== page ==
Arctic emissions cause Arctic warming?

Apparently desperate to stop the race for the Arctic’s resources, climate alarmists will attempt to link Arctic emissions with Arctic warming, according to the Washington Post.

But carbon dioxide is pretty uniformly mixed throughout the atmosphere. There is some slight variation of atmospheric CO2 levels around the globe, but that variation appears to be mostly within a range of 10 parts per million. CO2 “hot spots” around the globe don’t seem to have anything to do with local emissions.

While polar regions may be more affected by rising CO2 levels (i.e., CO2 can compete more successfully for re-radiated infrared radiation in drier air), CO2 levels in the polar regions will still be largely driven by global emissions — which don’t seem to be having much of a temperature effect anyway.

BTW, the Post article is yet another one-dimensional Juliet Eilperin report — i.e., all alarmist with no alternative views.

4 thoughts on “Arctic emissions cause Arctic warming?”

  1. Actually, the report on the WaPo pretty much concludes the same as the paper:

    “Scientists are now looking into whether a spike in emissions in certain parts of the Arctic, which is warming much faster than the rest of the globe, will affect the region disproportionately. “Those calculations are ongoing,” Peters said.”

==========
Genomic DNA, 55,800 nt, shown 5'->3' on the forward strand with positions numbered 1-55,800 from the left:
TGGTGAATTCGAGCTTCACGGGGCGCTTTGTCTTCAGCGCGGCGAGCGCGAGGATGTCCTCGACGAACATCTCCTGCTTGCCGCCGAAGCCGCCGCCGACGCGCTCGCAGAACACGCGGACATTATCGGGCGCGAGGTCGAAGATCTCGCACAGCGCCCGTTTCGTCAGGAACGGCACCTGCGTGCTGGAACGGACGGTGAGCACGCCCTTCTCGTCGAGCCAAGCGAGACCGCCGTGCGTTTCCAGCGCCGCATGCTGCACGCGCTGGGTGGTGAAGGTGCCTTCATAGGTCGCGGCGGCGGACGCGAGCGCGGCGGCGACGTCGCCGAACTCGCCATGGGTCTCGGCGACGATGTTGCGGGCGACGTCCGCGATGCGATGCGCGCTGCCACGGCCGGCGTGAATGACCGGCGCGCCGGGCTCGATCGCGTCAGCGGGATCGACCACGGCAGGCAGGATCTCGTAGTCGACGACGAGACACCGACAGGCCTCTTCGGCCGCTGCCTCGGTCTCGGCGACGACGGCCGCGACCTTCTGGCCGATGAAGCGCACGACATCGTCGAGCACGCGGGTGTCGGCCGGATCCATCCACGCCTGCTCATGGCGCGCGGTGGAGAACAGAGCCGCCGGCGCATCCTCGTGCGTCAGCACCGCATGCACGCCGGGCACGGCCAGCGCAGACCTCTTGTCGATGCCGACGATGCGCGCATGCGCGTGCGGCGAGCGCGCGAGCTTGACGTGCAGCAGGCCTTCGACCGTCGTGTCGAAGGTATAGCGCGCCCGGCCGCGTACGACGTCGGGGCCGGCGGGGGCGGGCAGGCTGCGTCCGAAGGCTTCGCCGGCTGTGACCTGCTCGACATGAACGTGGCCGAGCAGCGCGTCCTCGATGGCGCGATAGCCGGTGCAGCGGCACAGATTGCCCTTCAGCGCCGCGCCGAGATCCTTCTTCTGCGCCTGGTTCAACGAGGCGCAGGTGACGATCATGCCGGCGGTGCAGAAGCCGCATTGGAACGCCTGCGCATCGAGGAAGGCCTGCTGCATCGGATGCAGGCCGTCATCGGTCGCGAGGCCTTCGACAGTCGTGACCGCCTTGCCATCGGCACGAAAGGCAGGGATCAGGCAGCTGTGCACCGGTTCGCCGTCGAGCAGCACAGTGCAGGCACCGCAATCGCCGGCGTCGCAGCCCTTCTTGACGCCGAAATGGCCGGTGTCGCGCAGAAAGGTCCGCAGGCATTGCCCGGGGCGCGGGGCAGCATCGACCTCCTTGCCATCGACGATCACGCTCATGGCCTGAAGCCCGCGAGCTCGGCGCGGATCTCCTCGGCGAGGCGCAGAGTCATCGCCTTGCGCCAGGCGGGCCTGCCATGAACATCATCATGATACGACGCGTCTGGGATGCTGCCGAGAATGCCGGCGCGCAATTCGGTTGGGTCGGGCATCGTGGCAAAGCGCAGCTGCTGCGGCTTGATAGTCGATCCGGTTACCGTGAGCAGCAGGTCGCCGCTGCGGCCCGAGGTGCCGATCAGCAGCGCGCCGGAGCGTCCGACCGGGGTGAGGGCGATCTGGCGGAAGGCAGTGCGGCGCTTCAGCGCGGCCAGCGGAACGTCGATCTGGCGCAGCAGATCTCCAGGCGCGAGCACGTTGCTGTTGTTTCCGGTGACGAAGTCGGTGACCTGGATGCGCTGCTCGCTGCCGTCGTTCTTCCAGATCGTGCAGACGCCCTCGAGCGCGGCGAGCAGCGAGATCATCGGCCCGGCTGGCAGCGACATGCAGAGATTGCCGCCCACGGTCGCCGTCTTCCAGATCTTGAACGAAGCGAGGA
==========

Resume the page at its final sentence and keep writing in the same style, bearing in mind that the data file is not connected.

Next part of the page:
2. Daneel, yes the paper itself isn’t making such an unwarranted link, just yet. WaPo, on the other hand, is, and probably at the suggestion of some researcher who is not afraid to jump the gun on the findings. Published papers have to be much more careful than “science by press release” so it is no surprise that alarmists prefer the less reasoned and careful approach.

  3. Well, if you read the article and the abstract of the paper ( (how nice of the Washington Post for NOT providing a link to it), it doesn’t say a thing about CO2 concentrations.
    The closest I could find is, diving into the actual paper:

    “The potential increase in Arctic activities and emissions will not only have an impact on the global climate, but may also impact on regional temperature trends. Several studies have shown that the forcing and temperature response can be dependent on the location of emissions (e.g., Berntsen et al., 2006; Shindell and Faluvegi, 2009; Hansen et al., 2005),
    but the sensitivity of the Arctic to regional emissions is not well known. Short-lived components are found to be relatively important for the Arctic and could explain some of the recent warming compared to the global average (Quinn et al., 2008; Shindell and Faluvegi, 2009; Hansen et al.,

    and in their Conclusions:

    “In future work studies using chemical transport, radiative transfer, and climate models will be used to help understand the forcing and climate response due to emissions occurring in the Arctic compared to those occurring outside of the Arctic.”

    Which is more of a “we don’t know the impact of this findings” than am “attempt to link Arctic emissions with Arctic warming”.

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